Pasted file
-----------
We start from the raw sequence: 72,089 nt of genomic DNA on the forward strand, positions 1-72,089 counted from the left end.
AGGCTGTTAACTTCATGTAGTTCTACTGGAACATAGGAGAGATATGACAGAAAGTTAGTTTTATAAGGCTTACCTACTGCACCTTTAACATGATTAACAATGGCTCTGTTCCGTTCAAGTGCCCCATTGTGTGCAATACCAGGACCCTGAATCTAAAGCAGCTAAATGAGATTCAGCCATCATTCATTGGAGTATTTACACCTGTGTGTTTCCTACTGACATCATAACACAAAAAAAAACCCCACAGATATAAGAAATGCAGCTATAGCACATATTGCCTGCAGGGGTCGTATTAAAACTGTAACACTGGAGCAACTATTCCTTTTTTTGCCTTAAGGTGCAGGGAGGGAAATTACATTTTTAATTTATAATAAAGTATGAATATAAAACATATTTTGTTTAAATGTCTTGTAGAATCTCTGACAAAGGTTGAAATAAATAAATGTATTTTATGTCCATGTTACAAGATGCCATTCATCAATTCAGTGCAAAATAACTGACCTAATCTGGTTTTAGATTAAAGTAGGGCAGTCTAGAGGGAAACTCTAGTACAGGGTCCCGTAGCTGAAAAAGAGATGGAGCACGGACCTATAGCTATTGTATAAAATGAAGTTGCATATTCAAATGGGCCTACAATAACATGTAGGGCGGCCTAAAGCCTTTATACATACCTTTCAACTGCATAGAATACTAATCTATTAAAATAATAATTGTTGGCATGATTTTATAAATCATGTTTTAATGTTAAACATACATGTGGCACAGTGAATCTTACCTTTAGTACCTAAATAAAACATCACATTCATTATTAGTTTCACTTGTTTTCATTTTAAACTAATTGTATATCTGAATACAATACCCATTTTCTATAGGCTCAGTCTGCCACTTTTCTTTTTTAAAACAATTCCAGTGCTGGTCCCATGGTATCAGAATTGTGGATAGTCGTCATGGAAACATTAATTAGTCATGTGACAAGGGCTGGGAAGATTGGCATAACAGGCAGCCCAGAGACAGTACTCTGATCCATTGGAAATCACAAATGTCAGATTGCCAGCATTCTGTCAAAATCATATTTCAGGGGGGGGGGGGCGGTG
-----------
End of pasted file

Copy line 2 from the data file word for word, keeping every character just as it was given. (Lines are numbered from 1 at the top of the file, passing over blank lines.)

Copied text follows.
AGGCTGTTAACTTCATGTAGTTCTACTGGAACATAGGAGAGATATGACAGAAAGTTAGTTTTATAAGGCTTACCTACTGCACCTTTAACATGATTAACAATGGCTCTGTTCCGTTCAAGTGCCCCATTGTGTGCAATACCAGGACCCTGAATCTAAAGCAGCTAAATGAGATTCAGCCATCATTCATTGGAGTATTTACACCTGTGTGTTTCCTACTGACATCATAACACAAAAAAAAACCCCACAGATATAAGAAATGCAGCTATAGCACATATTGCCTGCAGGGGTCGTATTAAAACTGTAACACTGGAGCAACTATTCCTTTTTTTGCCTTAAGGTGCAGGGAGGGAAATTACATTTTTAATTTATAATAAAGTATGAATATAAAACATATTTTGTTTAAATGTCTTGTAGAATCTCTGACAAAGGTTGAAATAAATAAATGTATTTTATGTCCATGTTACAAGATGCCATTCATCAATTCAGTGCAAAATAACTGACCTAATCTGGTTTTAGATTAAAGTAGGGCAGTCTAGAGGGAAACTCTAGTACAGGGTCCCGTAGCTGAAAAAGAGATGGAGCACGGACCTATAGCTATTGTATAAAATGAAGTTGCATATTCAAATGGGCCTACAATAACATGTAGGGCGGCCTAAAGCCTTTATACATACCTTTCAACTGCATAGAATACTAATCTATTAAAATAATAATTGTTGGCATGATTTTATAAATCATGTTTTAATGTTAAACATACATGTGGCACAGTGAATCTTACCTTTAGTACCTAAATAAAACATCACATTCATTATTAGTTTCACTTGTTTTCATTTTAAACTAATTGTATATCTGAATACAATACCCATTTTCTATAGGCTCAGTCTGCCACTTTTCTTTTTTAAAACAATTCCAGTGCTGGTCCCATGGTATCAGAATTGTGGATAGTCGTCATGGAAACATTAATTAGTCATGTGACAAGGGCTGGGAAGATTGGCATAACAGGCAGCCCAGAGACAGTACTCTGATCCATTGGAAATCACAAATGTCAGATTGCCAGCATTCTGTCAAAATCATATTTCAGGGGGGGGGGGGCGGTG